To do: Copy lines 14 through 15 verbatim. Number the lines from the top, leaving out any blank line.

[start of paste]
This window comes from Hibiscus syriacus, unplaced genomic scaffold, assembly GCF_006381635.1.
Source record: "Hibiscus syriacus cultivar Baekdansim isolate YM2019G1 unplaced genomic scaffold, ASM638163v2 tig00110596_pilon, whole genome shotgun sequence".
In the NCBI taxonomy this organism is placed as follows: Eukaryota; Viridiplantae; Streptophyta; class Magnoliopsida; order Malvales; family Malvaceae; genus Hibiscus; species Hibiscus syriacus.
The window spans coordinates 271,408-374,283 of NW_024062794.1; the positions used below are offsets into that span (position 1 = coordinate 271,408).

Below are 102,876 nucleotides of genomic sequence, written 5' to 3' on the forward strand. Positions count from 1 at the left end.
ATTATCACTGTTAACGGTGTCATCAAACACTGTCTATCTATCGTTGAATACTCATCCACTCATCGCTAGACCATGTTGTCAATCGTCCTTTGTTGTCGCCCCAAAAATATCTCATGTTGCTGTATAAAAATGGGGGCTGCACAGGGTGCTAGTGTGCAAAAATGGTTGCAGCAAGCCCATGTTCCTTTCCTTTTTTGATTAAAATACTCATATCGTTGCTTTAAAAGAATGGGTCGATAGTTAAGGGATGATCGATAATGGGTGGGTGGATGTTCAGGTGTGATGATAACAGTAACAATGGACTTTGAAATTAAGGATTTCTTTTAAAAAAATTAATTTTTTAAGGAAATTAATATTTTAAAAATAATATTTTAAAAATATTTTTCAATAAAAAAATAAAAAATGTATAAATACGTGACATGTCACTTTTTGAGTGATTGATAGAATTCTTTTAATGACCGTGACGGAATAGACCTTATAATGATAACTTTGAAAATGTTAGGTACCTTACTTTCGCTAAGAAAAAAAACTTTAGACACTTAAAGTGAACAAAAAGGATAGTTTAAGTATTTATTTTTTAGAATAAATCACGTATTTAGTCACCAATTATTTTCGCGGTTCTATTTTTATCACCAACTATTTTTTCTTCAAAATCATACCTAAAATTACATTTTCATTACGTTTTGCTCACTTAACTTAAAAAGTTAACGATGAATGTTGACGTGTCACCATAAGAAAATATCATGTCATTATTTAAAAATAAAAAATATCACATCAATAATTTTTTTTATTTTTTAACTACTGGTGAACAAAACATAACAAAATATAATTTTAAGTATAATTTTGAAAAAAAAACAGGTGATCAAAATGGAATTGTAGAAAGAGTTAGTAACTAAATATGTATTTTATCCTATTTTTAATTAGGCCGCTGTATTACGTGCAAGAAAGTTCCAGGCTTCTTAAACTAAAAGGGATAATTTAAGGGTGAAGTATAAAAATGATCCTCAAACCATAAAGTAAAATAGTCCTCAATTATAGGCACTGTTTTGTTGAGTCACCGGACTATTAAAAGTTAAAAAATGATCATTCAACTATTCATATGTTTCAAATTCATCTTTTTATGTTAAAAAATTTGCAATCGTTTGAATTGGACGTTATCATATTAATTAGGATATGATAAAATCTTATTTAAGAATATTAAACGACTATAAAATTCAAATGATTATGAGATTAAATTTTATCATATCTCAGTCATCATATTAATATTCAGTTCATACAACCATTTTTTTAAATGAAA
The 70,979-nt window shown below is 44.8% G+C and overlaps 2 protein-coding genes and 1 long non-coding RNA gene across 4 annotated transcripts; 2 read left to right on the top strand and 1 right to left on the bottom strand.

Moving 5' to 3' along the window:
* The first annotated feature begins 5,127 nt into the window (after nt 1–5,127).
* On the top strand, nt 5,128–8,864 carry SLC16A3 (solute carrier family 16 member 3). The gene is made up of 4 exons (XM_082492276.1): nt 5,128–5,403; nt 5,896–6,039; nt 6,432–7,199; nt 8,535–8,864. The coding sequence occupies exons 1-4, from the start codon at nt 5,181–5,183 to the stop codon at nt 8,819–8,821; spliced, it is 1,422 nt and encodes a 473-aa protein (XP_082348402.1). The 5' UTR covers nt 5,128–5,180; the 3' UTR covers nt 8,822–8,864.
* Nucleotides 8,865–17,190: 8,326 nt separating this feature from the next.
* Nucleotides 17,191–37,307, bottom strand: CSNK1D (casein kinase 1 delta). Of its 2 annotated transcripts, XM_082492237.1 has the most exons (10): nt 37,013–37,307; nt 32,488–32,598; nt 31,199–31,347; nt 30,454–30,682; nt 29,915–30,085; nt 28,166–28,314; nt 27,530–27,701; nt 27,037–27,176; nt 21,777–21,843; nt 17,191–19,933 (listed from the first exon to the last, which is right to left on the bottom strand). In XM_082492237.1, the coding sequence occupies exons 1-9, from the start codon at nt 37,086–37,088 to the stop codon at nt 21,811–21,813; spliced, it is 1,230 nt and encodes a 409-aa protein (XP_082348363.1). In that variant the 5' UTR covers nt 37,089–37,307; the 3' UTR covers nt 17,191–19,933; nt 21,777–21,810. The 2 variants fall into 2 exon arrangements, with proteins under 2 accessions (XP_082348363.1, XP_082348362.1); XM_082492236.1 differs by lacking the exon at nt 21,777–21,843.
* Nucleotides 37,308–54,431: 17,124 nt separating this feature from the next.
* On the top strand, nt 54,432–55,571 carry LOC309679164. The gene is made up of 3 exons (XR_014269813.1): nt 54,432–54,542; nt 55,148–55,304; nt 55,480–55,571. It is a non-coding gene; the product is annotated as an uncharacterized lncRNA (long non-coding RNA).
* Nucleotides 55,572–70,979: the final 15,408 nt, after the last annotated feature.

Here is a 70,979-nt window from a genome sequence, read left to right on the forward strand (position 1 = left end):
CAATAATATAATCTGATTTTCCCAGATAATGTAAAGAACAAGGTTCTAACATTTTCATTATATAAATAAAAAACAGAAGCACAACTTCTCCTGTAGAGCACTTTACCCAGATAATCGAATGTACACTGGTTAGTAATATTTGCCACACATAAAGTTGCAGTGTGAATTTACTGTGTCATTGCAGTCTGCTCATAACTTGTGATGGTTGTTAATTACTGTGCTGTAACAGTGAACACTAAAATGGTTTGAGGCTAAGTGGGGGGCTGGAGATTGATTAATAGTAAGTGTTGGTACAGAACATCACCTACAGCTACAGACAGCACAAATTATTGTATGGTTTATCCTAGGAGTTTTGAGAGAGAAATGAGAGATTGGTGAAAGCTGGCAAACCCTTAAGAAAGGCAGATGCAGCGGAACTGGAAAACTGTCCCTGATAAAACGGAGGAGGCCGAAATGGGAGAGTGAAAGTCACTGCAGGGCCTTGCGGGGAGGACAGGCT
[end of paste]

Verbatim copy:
* On the top strand, nt 54,432–55,571 carry LOC309679164. The gene is made up of 3 exons (XR_014269813.1): nt 54,432–54,542; nt 55,148–55,304; nt 55,480–55,571. It is a non-coding gene; the product is annotated as an uncharacterized lncRNA (long non-coding RNA).
* Nucleotides 55,572–70,979: the final 15,408 nt, after the last annotated feature.